The La Mesa real estate market

October 5, 2010 by
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The La Mesa real estate market, found in the larger San Diego County housing market, faced a weakening but static situation in the month of August. According to a September 13, 2010 report from the San Diego Union Tribune, “After a particularly slow July, San Diego County home sales and prices were essentially flat in August even as interest rates hovered at historic lows, says a report by MDA DataQuick. The median home price for all properties — resale and new homes along with condos and townhomes — inched downward in August to $337,000, a 0.3 percent decrease from July’s median price of $338,000. On an annual basis, the median price rose by 3.7 percent. Also, the number of properties sold in August increased to 3,113, up about 1.4 percent from July but down 5.8 percent from August 2009. The housing market’s sideways performance will probably continue for the rest of the year, said Mark Goldman, a real estate professor at San Diego State University. He said inventory is up, sales are slowing down and days on the market — a key metric in assessing housing sector’s strength — are increasing. “We are expecting this softness to continue,” Goldman said. “The market is essentially reaching a new equilibrium….”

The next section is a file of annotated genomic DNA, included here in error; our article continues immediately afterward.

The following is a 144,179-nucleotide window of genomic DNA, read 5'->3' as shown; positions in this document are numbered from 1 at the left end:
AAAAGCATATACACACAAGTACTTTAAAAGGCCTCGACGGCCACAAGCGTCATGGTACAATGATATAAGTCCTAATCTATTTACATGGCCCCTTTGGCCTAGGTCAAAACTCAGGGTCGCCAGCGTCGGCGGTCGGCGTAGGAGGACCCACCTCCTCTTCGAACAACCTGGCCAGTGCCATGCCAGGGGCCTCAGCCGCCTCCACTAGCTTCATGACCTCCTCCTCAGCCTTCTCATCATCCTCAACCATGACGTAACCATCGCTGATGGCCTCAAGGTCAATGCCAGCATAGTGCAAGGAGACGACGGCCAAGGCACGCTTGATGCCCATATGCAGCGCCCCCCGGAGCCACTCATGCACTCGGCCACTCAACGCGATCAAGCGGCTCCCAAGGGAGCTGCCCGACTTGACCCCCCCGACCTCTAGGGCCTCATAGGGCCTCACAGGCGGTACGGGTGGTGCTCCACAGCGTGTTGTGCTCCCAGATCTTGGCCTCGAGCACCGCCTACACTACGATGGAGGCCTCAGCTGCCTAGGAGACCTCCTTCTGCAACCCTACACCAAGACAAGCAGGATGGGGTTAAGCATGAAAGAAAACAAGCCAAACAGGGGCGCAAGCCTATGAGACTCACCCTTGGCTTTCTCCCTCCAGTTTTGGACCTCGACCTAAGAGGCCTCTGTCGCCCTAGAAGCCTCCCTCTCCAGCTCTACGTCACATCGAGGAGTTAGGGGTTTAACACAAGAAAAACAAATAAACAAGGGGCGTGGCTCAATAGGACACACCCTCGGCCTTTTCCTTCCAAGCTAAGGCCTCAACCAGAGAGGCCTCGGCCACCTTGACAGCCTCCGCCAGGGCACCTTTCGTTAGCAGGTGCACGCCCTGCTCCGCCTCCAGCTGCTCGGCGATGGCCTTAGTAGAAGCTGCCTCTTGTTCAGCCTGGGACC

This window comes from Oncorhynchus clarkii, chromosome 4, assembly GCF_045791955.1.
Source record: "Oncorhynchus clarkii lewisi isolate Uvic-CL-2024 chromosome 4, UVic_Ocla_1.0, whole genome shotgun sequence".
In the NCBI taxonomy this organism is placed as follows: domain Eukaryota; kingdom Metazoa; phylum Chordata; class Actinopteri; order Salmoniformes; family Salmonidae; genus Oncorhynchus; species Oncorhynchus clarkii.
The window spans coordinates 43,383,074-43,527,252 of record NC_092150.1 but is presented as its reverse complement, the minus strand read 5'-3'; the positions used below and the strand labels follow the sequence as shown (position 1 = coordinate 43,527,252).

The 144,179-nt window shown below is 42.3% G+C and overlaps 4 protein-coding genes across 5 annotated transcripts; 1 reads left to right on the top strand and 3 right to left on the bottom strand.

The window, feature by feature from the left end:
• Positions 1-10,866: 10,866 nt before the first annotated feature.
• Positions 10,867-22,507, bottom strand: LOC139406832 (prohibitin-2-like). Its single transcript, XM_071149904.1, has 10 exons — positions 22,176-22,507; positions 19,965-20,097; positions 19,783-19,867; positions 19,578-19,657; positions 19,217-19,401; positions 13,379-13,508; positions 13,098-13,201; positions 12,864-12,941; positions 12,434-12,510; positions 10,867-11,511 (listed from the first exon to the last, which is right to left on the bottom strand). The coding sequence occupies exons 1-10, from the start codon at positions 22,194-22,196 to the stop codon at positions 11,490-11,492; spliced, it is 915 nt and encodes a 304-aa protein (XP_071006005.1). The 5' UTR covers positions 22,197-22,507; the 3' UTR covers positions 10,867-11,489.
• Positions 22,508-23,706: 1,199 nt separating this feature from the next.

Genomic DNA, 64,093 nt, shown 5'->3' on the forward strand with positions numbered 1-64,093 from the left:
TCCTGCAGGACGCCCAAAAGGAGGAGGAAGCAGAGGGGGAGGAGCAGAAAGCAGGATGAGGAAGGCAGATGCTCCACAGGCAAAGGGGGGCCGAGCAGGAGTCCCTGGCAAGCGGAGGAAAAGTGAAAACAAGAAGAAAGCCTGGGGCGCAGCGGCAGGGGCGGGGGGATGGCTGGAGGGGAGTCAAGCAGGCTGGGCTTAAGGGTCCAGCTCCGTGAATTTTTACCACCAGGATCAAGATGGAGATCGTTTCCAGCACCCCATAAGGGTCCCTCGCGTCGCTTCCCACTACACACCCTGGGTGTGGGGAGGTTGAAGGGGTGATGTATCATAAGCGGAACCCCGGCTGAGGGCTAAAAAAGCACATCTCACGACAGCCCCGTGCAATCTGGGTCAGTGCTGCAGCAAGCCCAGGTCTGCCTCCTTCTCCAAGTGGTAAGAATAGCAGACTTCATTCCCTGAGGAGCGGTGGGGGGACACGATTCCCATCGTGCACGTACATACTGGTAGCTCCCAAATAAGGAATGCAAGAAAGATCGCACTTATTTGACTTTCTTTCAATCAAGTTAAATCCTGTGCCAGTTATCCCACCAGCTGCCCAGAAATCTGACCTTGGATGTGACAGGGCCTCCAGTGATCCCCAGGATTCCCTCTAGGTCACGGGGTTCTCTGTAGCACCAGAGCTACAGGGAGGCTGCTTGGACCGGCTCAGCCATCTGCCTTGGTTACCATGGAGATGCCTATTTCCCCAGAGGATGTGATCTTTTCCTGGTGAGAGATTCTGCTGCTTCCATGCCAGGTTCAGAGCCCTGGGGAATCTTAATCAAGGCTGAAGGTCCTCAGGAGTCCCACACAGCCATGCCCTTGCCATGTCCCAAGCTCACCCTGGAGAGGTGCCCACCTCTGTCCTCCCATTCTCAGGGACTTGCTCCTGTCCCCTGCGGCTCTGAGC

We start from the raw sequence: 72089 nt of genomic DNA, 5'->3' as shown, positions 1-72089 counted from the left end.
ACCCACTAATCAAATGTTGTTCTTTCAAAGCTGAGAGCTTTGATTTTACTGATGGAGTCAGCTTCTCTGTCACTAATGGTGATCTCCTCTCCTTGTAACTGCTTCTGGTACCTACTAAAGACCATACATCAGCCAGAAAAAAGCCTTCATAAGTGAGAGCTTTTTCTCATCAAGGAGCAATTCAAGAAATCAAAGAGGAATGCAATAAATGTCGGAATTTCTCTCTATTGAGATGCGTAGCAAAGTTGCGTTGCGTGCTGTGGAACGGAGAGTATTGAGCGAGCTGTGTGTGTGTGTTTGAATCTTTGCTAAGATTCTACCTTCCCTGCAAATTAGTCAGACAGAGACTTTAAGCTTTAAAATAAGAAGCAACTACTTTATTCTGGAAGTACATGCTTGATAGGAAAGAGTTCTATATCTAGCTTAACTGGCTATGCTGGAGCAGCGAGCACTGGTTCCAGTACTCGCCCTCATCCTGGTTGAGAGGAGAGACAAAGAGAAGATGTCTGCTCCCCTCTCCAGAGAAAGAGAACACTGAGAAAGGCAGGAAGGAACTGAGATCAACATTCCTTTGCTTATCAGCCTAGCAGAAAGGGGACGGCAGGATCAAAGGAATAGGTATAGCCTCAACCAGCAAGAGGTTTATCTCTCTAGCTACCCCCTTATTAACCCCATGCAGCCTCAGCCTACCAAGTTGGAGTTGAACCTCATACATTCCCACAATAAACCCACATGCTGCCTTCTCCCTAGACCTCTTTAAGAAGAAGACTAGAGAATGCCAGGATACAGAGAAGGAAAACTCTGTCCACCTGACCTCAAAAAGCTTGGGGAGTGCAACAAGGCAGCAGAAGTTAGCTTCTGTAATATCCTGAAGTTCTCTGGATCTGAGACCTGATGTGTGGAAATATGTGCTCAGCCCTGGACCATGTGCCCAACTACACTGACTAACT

This general uncertainty for La Mesa homes for sale was mirrored by the property tax valuations for San Diego County, according to a September 21, 2010 piece from the North County Times. This article stated that “For the second year in a row, San Diego County property tax revenue will decline, officials in the Treasurer-Tax Collector’s office said Tuesday. Total revenue in the 2010-2011 tax year, which began July 1, will be $4.5 billion, off by $48 million, or about 1 percent, from last year’s collections, the Tax Collector’s office said in a prepared statement. In 2009-2010, revenue was down $50 million. “We’re naturally expecting to see that decline three or four years in a row, and then we’ll climb out of it,” said Dan McAllister, the county Treasurer-Tax Collector. “All we can do is hope.” The news contrasts with sales tax collections, which rose this spring in all North County cities except Carlsbad and Poway. The San Diego County Assessor foretold the decline in property taxes when it announced in June that the assessed property tax value in the county fell 1.56 percent because of a drop in the California Consumer Price Index. Under Proposition 13, property taxes rise and fall with the index, though increases are capped at 2 percent.”

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